Category Archives: Uncategorized

Machine Intelligence and Intelligent Tutoring Systems (ITS)

My presentation on machine intelligence and intelligent tutoring systems. This presentation was a precursor to my paper on the same topic (available on this blog here and the book chapter I co-authored that is forthcoming in “Emerging Technologies and Pedagogies in the Curriculum” (Springer).

Science Literacy with Tim Caulfield

A whirlwind day with Tim, filming a series of five short videos on health research literacy. #BestDayEver #SciComm

Intelligent tutors and education 3.0/4.0: How can (should) machines teach, to meet  the needs of 21st century learners and a global society?

The idea of intelligent tutors is not new, nor is the technology. From the 1940’s, Alan Turing and other early innovators of computing systems envisioned these intelligent machines would be used to teach humans, with personalized learning being a specific pedagogical affordance of the technology (Ferster, 2014, 2017; Shute, 1994; Woolf, 2010). Historically, development and implementation of intelligent tutoring systems (ITS) has aimed towards mimicking or substituting for what has been considered the “gold standard” in education: one-on-one learner-teacher interaction (Baker, 2016; Ferster, 2014, 2017; Roll & Wylie, 2016; Woolf, 2010). This “gold standard” remains a persistent challenge within distance education (DE) contexts, though recent Internet communications technology (ICT) has helped solve some of these challenges, enabling more direct learner-teacher (and learner-learner) interaction (Garrison, Anderson & Archer, 2010; Simonson, Smaldino, Albright, & Zvacek, 2012; Woods & Baker, 2004). How might ITS build on this progress?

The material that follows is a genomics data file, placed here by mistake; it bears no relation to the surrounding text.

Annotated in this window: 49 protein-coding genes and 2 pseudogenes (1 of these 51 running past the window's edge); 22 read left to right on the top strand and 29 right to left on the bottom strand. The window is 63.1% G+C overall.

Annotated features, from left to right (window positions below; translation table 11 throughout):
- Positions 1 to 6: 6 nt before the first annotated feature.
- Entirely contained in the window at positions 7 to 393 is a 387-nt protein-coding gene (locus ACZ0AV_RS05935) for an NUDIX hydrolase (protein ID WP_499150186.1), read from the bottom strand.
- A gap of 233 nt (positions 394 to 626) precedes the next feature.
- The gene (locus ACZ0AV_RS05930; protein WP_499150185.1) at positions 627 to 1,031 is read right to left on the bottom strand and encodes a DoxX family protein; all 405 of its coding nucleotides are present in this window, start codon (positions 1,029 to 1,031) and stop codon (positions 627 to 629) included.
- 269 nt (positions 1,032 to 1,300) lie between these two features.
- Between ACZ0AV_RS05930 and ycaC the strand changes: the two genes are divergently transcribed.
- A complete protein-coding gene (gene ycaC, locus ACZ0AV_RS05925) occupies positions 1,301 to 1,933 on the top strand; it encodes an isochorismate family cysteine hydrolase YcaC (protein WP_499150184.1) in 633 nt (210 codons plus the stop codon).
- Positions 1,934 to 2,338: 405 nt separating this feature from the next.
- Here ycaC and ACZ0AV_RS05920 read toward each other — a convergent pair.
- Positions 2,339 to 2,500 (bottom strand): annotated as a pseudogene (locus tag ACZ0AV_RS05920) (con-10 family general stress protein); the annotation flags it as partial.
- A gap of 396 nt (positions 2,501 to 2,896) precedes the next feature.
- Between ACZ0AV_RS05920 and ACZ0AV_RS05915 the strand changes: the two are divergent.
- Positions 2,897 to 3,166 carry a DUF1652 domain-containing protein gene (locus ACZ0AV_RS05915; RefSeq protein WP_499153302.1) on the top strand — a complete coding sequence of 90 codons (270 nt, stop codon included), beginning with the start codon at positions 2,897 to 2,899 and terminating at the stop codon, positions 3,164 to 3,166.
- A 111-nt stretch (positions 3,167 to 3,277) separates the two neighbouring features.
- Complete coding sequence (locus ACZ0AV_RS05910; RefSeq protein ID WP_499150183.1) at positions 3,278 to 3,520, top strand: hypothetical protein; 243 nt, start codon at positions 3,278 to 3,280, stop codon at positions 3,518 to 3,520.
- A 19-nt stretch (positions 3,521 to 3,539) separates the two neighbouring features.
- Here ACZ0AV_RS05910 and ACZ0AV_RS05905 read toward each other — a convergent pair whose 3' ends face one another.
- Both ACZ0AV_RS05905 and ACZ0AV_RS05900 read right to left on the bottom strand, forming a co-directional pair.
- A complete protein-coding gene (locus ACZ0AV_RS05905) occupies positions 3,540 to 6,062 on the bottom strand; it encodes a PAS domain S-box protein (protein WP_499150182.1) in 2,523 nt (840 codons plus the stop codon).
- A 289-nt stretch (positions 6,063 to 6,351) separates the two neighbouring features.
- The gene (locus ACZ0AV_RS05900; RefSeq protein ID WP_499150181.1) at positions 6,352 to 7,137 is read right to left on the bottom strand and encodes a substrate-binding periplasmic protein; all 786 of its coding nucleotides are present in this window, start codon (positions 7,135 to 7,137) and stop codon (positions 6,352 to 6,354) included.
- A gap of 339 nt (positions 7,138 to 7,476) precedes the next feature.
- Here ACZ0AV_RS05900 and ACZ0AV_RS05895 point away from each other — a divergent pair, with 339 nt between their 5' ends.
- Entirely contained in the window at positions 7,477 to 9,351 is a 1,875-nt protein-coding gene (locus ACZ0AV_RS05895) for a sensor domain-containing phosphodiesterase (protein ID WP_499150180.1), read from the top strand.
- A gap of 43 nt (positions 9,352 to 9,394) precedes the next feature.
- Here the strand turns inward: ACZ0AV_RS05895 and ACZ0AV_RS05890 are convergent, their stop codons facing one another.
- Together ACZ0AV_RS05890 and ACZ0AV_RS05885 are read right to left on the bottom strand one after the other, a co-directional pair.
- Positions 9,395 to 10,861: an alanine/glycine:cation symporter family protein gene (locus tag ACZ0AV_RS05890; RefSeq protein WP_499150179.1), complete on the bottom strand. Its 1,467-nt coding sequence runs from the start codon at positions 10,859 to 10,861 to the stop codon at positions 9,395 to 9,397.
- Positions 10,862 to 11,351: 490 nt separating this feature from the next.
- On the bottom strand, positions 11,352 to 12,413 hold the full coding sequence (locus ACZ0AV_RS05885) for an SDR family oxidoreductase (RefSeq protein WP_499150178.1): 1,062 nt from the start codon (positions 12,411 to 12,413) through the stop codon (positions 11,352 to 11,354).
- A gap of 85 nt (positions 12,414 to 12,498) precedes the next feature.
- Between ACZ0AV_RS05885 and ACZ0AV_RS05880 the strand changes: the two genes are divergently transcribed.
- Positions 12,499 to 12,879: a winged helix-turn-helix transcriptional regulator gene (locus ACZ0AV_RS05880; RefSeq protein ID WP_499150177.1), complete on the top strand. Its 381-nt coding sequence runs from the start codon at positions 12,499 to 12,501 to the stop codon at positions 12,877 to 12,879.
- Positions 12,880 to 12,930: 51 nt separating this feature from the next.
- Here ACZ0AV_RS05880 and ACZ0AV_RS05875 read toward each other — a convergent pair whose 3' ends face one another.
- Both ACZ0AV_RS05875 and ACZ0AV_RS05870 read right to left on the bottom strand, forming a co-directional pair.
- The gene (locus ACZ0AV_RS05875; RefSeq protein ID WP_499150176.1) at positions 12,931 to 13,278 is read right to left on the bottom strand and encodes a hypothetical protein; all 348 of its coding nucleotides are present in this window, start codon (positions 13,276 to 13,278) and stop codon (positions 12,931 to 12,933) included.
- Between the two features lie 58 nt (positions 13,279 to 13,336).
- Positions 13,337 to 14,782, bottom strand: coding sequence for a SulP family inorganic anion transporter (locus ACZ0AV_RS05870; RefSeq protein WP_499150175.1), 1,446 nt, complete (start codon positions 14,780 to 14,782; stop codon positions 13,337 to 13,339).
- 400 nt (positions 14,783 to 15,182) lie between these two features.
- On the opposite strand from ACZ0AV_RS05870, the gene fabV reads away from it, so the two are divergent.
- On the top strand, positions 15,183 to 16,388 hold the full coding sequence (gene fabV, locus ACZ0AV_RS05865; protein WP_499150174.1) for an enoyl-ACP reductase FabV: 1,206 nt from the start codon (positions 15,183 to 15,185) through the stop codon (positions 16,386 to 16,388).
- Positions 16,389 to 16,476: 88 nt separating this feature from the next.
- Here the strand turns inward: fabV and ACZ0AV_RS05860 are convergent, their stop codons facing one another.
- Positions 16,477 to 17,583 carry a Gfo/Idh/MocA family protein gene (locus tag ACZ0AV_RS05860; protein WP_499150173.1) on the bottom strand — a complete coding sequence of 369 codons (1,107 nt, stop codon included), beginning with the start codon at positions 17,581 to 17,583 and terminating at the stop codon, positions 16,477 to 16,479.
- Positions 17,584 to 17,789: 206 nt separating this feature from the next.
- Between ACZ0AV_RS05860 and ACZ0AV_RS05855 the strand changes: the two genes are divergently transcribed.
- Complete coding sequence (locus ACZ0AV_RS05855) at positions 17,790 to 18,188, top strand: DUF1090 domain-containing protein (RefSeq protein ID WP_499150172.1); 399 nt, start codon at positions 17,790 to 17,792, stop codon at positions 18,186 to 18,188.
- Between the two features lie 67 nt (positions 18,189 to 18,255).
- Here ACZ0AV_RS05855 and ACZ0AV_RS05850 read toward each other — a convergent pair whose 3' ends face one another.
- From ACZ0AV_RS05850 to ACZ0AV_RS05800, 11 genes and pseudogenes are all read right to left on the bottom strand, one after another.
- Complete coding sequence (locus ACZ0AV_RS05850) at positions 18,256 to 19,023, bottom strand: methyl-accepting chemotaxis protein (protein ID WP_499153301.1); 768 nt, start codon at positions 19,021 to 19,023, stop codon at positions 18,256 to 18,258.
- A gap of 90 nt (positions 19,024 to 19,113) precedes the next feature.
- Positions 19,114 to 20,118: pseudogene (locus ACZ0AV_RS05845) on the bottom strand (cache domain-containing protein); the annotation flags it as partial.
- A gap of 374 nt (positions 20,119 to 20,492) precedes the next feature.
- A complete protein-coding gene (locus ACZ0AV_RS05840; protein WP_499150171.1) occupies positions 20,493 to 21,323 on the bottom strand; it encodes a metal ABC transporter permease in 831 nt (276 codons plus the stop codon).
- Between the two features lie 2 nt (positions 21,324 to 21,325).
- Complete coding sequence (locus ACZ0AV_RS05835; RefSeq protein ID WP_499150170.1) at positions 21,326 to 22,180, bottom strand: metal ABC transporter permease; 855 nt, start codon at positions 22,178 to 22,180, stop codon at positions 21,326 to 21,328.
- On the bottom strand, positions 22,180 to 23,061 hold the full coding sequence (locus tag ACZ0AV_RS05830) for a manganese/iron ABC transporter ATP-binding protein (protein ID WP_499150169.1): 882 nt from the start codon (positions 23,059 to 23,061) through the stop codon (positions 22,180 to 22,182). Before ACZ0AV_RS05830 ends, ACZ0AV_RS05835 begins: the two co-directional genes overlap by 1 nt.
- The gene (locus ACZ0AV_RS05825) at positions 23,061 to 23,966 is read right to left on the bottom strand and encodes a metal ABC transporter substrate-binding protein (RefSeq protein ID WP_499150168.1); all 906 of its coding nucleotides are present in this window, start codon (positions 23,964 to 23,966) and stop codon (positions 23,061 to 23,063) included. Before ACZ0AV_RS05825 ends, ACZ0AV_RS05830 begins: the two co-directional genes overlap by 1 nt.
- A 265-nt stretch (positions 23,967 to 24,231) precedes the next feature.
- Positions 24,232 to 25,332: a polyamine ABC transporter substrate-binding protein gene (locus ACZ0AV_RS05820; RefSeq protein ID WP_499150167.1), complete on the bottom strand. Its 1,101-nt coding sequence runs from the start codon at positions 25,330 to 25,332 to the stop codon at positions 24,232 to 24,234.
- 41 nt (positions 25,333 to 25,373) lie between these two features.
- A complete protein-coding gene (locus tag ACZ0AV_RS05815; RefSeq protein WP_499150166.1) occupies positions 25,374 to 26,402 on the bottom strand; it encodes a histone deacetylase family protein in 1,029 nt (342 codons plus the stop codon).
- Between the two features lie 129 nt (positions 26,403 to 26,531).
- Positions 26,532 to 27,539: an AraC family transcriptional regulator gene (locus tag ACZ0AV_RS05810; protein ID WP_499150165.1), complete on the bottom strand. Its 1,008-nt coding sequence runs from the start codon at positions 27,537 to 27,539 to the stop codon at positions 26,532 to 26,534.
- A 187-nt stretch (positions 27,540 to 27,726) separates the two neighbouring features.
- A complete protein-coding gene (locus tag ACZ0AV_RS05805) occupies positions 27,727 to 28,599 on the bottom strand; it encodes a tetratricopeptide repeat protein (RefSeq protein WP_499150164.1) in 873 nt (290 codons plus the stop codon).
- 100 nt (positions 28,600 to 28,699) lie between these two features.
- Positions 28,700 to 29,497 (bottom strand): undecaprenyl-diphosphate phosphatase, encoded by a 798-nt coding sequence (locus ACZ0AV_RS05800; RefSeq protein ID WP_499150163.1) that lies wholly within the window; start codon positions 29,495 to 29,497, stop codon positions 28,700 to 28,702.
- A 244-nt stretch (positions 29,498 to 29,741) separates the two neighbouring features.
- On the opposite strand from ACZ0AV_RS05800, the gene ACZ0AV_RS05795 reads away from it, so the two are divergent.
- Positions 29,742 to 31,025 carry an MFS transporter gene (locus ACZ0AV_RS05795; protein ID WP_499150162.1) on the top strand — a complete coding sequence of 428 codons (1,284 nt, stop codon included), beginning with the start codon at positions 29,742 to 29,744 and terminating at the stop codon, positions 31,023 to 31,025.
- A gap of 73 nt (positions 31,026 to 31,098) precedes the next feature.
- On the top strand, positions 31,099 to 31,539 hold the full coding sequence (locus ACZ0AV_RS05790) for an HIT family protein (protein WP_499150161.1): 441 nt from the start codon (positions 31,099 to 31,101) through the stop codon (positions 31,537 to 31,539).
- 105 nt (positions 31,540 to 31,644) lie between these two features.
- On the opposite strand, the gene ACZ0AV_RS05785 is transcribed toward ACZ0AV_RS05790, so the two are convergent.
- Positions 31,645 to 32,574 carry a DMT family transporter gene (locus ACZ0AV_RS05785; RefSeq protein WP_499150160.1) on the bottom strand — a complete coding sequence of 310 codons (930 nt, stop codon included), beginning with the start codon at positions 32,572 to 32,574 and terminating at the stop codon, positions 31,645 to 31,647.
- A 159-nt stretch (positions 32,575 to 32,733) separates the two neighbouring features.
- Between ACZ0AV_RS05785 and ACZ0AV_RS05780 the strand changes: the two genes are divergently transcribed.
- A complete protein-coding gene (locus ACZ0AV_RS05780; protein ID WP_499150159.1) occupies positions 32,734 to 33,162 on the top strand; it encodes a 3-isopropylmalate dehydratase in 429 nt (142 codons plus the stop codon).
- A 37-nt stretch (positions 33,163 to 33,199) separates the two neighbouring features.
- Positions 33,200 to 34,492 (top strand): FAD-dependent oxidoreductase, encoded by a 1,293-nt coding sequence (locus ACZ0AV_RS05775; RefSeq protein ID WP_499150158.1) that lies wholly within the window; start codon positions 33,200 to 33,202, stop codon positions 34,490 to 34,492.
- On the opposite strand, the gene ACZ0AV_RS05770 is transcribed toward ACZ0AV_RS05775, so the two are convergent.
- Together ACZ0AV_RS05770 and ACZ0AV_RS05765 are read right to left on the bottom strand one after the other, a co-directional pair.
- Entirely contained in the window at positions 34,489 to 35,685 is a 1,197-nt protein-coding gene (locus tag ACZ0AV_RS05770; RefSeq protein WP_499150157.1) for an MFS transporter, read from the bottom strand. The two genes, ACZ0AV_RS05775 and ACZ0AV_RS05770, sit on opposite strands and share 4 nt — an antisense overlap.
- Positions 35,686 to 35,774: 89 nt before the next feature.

An important question that has shaped inquiry regarding the role of ITS and machine intelligence (MI)[1] in education and learning is, “Can machines teach?”, followed closely by the question “Should machines teach?” (Ferster, 2014, 2017). Challenges in answering these questions may stem from the embedded assumption: “Can (should) machines replace teachers?”. If we ignore this hidden question, and deal with the explicit question alone, the answer is conceptually straightforward: Yes, machines can and do (and, within the 21st century context, should) teach. Consider the question from a basic behaviourist perspective: Working one-to-one with an ITS, a student inputs an answer to the question/problem the ITS generates, and receives immediate feedback from the ITS, which leads the student to modify his/her actions (Ferster, 2014, 2017; Laurillard, 2012) In this scenario, the teacher (and teacher intervention) is not eliminated, but rather repositioned, and how the ITS is implemented will impact to where (i.e. what point in the learner-ITS-teacher interaction cycle (Laurillard, 2012).

The important question then becomes: “HOW can/should machines (ITS) teach?” (Baker, 2016; Ferster, 2014, 2017; Roll & Wylie, 2016; Woolf, 2010). This is the question I will attempt to answer in this paper. I will pay particular attention to how ITS might solve some important problems for DE, while simultaneously challenging the idea of “distance” (historically considered to be any separation of learner and teacher) (Simonson, et al., 2012). For instance, can the separation inherent in learner-ITS-interaction actually mediate “distance” and improve immediacy and teacher presence, if the integrated technology and pedagogy afford teacher interventions that reach each learner and are tailored to their individual needs? (Buckreus, 2017; Garrison, et al., 2010; Rizzotto, 2017; Wolf & Baker, 2004). Widespread integration of ITS across learning environments may render the historic distinctions between face-to-face (f2f) and DE contexts immaterial, with “distance” utilized to enhance learning in both contexts.

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A Community of Practice (CoP) for Knowledge Translation (KT)

Video recording of my presentation based on the paper that follows below. (Sorry, the video is not the best quality, and I had a dislocated jaw at the time so my speech is a bit unclear.)